This finding suggests that racially diverse environments, combined with academic challenge, give rise to positive perceptions of one’s own satisfaction. This study could not determine whether satisfied students choose racially diverse environments or whether the racially diverse environments contribute to a student’s perceived life satisfaction. Future research could further investigate this relationship.

School climate matters. A more supportive atmosphere with positive student-student and student-faculty relationships, and a more diverse student body, leads to higher levels of student satisfaction. Such supportive environments will also reduce the possibility that students encounter microaggressions (everyday experiences of implicit or explicit discrimination).

It is also important that students perceive their class discussions and lectures as being high quality. Students who attend smaller schools are more satisfied than those attending larger schools. This may be due to a combination of factors, including a sense of community and support, and perceived quality of classes. Reducing class size, while potentially costly, might attenuate some of the differences in satisfaction levels across students in small and large schools.

Table 3
Predictors of Life Satisfaction
Variable Domain Estimate SE
School Characteristics
Racial Diversity                                                .49       .19
Enrollment                                                       -.09       .07
Private Sector                                                   .04       .05
Percent Admitted                                           -.04      .33
Individual Demographic Characteristics and Personality
Age                                                                                     -.26     .04
Female                                                                .19      .04
Relative Childhood Income                          .02      .02
Self Confidence in Social Situations          .13         .02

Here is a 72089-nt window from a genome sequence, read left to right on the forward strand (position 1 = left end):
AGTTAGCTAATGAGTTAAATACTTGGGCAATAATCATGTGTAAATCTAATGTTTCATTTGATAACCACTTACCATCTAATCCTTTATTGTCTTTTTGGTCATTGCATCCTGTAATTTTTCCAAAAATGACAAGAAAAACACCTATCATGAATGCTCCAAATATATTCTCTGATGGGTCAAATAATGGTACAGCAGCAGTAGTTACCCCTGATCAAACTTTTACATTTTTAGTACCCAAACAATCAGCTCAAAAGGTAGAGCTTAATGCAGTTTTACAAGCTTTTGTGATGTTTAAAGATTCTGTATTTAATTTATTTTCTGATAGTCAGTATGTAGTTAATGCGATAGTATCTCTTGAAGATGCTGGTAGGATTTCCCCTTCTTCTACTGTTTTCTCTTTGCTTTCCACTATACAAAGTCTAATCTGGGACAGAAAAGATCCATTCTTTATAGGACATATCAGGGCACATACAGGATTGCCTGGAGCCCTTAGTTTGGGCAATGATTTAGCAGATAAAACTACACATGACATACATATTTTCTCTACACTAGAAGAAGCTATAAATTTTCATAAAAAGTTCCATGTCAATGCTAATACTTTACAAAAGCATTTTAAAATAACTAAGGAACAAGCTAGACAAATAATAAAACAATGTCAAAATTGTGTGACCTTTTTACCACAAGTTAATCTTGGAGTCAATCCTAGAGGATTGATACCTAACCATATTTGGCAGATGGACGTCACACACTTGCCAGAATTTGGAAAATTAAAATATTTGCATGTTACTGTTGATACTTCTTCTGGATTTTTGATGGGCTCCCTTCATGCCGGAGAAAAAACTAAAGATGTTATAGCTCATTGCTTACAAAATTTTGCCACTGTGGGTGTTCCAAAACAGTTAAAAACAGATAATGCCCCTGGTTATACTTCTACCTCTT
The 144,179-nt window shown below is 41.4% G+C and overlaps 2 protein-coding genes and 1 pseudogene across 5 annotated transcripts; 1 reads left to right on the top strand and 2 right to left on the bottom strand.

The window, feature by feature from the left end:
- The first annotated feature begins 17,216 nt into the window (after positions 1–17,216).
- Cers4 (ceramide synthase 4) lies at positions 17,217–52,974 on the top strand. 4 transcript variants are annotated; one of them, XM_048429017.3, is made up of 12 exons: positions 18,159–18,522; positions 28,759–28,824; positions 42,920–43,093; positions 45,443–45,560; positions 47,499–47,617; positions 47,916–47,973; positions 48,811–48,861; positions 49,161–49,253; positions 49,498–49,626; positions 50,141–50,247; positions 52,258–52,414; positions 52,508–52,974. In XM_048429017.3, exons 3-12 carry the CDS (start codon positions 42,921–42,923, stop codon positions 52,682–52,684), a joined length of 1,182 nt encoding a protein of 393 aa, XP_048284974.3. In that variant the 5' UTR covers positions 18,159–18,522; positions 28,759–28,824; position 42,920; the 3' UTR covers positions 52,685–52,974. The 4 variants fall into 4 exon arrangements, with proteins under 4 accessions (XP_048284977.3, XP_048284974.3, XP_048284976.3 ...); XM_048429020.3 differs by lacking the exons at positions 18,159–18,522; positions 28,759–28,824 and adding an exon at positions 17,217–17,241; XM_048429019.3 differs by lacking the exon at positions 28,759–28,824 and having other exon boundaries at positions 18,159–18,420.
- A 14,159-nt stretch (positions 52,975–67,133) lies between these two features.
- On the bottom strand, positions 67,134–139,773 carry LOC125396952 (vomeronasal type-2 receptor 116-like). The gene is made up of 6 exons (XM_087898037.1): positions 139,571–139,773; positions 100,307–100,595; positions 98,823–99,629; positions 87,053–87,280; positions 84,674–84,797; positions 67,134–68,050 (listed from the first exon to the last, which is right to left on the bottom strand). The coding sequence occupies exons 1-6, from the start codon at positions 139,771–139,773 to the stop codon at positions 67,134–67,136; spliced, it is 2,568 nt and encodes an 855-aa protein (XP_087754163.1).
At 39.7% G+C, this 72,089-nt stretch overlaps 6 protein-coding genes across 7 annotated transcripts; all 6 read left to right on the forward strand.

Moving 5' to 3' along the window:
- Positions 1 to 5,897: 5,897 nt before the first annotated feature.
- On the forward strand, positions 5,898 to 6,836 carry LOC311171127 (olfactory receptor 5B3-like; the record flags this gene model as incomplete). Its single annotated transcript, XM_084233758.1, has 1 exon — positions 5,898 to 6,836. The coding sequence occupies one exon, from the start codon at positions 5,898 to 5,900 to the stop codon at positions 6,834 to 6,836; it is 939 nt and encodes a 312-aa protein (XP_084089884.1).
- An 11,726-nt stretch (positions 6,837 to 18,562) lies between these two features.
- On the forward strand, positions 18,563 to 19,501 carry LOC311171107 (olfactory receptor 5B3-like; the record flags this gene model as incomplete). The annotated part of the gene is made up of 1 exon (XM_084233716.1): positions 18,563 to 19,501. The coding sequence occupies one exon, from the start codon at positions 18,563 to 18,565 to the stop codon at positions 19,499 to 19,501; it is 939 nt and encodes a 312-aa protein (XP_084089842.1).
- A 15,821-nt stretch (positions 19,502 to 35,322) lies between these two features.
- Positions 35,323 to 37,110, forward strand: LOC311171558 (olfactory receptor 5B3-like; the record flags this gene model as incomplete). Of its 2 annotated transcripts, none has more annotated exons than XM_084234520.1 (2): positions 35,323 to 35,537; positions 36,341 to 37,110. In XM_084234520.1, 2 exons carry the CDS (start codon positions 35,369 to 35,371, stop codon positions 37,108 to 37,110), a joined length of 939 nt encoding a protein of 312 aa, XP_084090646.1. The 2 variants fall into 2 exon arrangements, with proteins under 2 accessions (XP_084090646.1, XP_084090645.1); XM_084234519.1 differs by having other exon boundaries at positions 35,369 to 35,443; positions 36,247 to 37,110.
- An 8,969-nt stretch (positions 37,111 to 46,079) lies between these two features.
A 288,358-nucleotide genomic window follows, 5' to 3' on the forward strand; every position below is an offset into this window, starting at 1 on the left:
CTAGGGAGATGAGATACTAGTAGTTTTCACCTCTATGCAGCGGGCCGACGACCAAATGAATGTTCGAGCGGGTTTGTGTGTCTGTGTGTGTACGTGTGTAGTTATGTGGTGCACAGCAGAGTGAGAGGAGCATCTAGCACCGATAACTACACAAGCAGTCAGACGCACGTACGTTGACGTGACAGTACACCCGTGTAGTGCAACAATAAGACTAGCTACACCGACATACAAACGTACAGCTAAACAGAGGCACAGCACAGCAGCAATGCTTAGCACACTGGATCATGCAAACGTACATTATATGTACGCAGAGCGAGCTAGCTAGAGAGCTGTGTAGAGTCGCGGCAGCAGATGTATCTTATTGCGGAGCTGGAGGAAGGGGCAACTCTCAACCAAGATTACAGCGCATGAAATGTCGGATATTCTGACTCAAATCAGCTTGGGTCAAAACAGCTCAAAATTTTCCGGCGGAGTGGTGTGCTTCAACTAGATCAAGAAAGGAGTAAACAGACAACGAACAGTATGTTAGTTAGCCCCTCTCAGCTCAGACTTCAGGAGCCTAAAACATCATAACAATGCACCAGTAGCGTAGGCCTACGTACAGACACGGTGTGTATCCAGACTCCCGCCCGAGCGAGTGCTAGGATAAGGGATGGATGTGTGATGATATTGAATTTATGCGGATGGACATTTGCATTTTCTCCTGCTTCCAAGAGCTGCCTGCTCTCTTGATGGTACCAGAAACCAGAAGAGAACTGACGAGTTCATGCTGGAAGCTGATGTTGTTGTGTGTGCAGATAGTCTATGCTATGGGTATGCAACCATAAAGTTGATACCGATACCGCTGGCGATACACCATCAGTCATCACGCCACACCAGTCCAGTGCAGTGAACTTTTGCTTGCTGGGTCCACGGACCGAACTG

Emotional Stability                                          .11         .02
Openness to Experience                               -.01       .00
African American                                            -.23       .11
Asian American                                                 .14        .08
Mexican/Hispanic                                           -.01       .10
Multiracial                                                            .00       .08
Social Support
Marriage/Cohabitation                                   .31          .04
Biological Father Present                               .23          .07
Quality of Friendships Developed               .02          .02
Quality of Faculty Relationships                  .03          .02
Academic Success/Self-efficacy
LSAT                                                                                     -.15        .04
Baseline Expected Rank                                  .00       .02
Expectation to Pass Bar                                   .07         .02
Academic Struggle                                            -.21        .05
Engagement with Material/Meaningfulness
Quality of Class Discussions                          .04         .03
Quality of Instruction                                       .11           .03
Extracurricular Options                                  .01         .02